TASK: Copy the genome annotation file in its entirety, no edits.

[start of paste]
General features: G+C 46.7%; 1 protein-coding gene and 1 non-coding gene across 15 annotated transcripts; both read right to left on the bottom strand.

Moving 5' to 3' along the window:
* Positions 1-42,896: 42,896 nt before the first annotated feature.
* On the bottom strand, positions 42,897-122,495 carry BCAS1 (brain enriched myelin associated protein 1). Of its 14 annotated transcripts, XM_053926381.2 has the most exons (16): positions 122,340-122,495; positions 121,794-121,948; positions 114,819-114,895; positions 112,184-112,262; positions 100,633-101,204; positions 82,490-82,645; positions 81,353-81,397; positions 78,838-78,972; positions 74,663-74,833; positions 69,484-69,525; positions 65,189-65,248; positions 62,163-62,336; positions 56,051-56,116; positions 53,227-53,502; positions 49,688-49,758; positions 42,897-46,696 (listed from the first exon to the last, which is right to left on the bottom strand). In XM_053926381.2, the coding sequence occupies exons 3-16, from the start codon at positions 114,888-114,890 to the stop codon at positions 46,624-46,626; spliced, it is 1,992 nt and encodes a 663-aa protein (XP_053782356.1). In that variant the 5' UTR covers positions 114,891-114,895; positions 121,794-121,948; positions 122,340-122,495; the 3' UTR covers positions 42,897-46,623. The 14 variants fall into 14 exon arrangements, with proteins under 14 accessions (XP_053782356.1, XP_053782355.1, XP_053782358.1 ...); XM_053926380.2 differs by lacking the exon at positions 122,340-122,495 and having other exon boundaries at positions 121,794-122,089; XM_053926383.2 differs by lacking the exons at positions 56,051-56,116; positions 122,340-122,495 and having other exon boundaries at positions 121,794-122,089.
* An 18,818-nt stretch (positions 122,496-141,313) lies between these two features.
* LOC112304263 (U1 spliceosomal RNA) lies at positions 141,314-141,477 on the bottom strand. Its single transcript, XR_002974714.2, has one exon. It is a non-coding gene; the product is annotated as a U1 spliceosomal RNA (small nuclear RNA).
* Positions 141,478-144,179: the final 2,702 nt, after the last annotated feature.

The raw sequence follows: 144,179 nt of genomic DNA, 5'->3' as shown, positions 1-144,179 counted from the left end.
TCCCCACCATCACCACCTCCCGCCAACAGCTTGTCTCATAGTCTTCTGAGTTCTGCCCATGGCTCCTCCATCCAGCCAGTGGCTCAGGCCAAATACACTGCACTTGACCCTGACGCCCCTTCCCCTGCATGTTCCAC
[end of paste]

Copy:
General features: G+C 46.7%; 1 protein-coding gene and 1 non-coding gene across 15 annotated transcripts; both read right to left on the bottom strand.

Moving 5' to 3' along the window:
* Positions 1-42,896: 42,896 nt before the first annotated feature.
* On the bottom strand, positions 42,897-122,495 carry BCAS1 (brain enriched myelin associated protein 1). Of its 14 annotated transcripts, XM_053926381.2 has the most exons (16): positions 122,340-122,495; positions 121,794-121,948; positions 114,819-114,895; positions 112,184-112,262; positions 100,633-101,204; positions 82,490-82,645; positions 81,353-81,397; positions 78,838-78,972; positions 74,663-74,833; positions 69,484-69,525; positions 65,189-65,248; positions 62,163-62,336; positions 56,051-56,116; positions 53,227-53,502; positions 49,688-49,758; positions 42,897-46,696 (listed from the first exon to the last, which is right to left on the bottom strand). In XM_053926381.2, the coding sequence occupies exons 3-16, from the start codon at positions 114,888-114,890 to the stop codon at positions 46,624-46,626; spliced, it is 1,992 nt and encodes a 663-aa protein (XP_053782356.1). In that variant the 5' UTR covers positions 114,891-114,895; positions 121,794-121,948; positions 122,340-122,495; the 3' UTR covers positions 42,897-46,623. The 14 variants fall into 14 exon arrangements, with proteins under 14 accessions (XP_053782356.1, XP_053782355.1, XP_053782358.1 ...); XM_053926380.2 differs by lacking the exon at positions 122,340-122,495 and having other exon boundaries at positions 121,794-122,089; XM_053926383.2 differs by lacking the exons at positions 56,051-56,116; positions 122,340-122,495 and having other exon boundaries at positions 121,794-122,089.
* An 18,818-nt stretch (positions 122,496-141,313) lies between these two features.
* LOC112304263 (U1 spliceosomal RNA) lies at positions 141,314-141,477 on the bottom strand. Its single transcript, XR_002974714.2, has one exon. It is a non-coding gene; the product is annotated as a U1 spliceosomal RNA (small nuclear RNA).
* Positions 141,478-144,179: the final 2,702 nt, after the last annotated feature.

The raw sequence follows: 144,179 nt of genomic DNA, 5'->3' as shown, positions 1-144,179 counted from the left end.
TCCCCACCATCACCACCTCCCGCCAACAGCTTGTCTCATAGTCTTCTGAGTTCTGCCCATGGCTCCTCCATCCAGCCAGTGGCTCAGGCCAAATACACTGCACTTGACCCTGACGCCCCTTCCCCTGCATGTTCCAC